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Census jobs end, but private hirings rise again

- The Washington Times - Friday, July 2, 2010

Businesses resumed hiring again last month, posting 83,000 openings in areas from health care to manufacturing, partially offsetting the layoff of temporary census workers, the Labor Department reported Friday morning.

The renewed growth of private jobs, even as 225,000 census workers lost their jobs, will come as a relief to Wall Street markets, where investors had been fearing a relapse in the nation's economy after job gains nearly stalled in May.

The relatively small job gain eked out during June helped to draw down the unemployment rate to 9.5 percent from 9.7 percent -- continuing a steady if unspectacular improvement seen since the rate peaked at 10.1 percent last fall.

"There's no double-dip, but no rapid recovery, either," said John Silvia, chief economist at Wells Fargo Securities. "It's reassuring to see gains in many sectors," suggesting that May's pause in job growth had no lasting impact on the economy.

The job news suggests the recovery overall has maintained its momentum and is growing at about a 3 percent rate so far this year -- not spectacular growth but strong enough to avert a relapse into recession, economists said.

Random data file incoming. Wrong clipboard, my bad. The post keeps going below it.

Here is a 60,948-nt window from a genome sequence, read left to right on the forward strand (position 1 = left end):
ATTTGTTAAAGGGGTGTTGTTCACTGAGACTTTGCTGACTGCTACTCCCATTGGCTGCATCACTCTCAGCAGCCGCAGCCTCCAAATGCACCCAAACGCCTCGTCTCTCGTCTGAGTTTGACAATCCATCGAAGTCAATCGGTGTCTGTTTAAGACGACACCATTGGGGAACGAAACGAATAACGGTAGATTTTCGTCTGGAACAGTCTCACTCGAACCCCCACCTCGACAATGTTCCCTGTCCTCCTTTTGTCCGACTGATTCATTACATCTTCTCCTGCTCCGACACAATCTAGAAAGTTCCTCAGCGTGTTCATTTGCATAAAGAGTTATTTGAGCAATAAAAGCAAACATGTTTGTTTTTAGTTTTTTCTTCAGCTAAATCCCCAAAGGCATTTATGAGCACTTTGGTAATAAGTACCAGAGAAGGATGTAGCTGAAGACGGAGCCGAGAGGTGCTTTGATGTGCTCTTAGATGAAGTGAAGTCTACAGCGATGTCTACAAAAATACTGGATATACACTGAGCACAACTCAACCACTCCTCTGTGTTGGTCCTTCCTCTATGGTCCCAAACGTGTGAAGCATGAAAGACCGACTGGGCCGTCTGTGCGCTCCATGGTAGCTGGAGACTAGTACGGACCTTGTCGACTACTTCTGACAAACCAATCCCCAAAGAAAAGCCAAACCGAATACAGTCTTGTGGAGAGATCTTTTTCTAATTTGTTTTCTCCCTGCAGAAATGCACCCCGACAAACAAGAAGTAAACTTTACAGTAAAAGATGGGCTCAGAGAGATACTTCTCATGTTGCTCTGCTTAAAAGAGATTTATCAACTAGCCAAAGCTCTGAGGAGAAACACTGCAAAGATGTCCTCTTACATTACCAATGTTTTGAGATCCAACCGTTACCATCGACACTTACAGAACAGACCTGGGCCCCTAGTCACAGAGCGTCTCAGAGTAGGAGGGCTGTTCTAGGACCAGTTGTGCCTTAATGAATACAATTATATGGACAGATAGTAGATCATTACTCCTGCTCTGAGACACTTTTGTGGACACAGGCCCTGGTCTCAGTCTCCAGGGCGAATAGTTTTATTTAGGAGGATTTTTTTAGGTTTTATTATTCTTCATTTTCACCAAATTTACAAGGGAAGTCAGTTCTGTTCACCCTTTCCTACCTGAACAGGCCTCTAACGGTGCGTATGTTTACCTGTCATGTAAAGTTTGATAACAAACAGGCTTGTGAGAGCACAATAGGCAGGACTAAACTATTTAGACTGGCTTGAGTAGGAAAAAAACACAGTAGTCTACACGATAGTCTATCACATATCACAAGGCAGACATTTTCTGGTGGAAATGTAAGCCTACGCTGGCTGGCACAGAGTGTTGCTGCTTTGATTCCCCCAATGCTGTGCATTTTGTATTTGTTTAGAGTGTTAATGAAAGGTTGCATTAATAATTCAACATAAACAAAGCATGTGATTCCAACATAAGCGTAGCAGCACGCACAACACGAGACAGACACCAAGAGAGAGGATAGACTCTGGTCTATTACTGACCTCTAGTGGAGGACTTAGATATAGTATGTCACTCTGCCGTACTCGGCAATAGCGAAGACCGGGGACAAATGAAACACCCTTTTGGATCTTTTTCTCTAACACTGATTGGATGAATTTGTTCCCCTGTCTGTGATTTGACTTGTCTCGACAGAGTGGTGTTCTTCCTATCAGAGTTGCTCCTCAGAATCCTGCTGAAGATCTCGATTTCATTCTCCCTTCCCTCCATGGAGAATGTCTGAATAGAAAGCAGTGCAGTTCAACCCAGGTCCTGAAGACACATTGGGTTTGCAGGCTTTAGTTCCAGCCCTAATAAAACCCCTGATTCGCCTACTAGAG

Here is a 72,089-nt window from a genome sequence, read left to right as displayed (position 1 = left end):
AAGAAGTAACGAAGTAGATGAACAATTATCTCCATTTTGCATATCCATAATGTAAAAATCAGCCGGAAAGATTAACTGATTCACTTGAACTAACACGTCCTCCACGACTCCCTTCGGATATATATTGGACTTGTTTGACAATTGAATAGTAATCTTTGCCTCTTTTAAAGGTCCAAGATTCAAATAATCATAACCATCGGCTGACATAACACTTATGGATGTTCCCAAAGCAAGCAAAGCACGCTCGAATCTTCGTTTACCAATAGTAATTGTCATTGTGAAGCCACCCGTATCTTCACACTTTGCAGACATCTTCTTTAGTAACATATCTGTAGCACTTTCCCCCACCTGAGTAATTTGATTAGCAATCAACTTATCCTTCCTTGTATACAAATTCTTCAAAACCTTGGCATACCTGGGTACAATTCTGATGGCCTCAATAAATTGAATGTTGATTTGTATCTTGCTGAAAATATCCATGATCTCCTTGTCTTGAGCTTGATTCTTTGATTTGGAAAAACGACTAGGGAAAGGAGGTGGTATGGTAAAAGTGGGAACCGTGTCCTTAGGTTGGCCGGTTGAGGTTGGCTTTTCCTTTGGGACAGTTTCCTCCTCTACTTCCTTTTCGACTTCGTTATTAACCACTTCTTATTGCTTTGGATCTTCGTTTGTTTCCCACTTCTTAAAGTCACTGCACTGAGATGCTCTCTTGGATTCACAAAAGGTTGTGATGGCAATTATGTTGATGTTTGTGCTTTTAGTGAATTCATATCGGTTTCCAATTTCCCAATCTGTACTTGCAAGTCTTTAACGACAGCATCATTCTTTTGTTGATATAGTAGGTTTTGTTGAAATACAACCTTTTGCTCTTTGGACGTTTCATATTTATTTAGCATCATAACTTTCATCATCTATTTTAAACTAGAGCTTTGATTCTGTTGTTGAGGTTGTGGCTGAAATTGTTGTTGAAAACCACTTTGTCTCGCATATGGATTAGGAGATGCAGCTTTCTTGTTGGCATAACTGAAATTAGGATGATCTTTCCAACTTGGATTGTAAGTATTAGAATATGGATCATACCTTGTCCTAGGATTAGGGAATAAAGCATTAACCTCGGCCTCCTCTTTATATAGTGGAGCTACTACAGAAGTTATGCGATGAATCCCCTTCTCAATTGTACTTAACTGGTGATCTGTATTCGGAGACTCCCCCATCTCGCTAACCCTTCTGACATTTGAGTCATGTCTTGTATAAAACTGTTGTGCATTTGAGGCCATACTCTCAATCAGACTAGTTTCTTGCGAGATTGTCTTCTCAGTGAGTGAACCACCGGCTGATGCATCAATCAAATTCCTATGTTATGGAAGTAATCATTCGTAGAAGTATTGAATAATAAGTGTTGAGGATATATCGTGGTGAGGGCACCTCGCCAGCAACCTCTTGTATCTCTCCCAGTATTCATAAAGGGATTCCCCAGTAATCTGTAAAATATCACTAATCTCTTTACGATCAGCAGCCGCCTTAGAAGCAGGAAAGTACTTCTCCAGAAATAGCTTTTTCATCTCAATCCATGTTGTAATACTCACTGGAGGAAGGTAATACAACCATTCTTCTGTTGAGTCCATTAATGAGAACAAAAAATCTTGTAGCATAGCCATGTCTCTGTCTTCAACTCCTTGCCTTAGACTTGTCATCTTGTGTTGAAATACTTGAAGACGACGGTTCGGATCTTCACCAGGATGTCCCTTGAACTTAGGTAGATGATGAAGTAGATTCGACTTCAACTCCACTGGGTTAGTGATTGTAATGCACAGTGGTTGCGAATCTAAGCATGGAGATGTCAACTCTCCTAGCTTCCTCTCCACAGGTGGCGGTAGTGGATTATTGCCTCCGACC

"Market sentiment has been very negative ahead of the U.S. payroll release" and could improve on the news of resumed job growth, said Aroop Chatterjee, analyst at Barclays Capital. The stock market posted modest gains at the opening of New York trading Friday morning.

With the summer vacation season having arrived, businesses in leisure and hospitality added 25,000 jobs, while temporary help firms took on 21,000. Nearly 380,000 temp jobs have opened up since last September as employers tentatively added to staff in hopes the recession was over.

Health care jobs edged up by 9,000 while jobs in transportation and warehousing grew by 15,000. Mining activity - including oil exploration - increased as 7,000 support staff were taken on likely as the result of clean-up efforts for the BP oil spill.

Some sectors experienced no job growth, however, including construction and state and local government. Hours and wages were relatively depressed as well, with the average workweek declining 0.1 hour to 34.1 hours.

Average hourly wages posted a rare decline of 0.1 percent to $22.53, bringing their yearly increase in wages to a paltry 1.7 percent.

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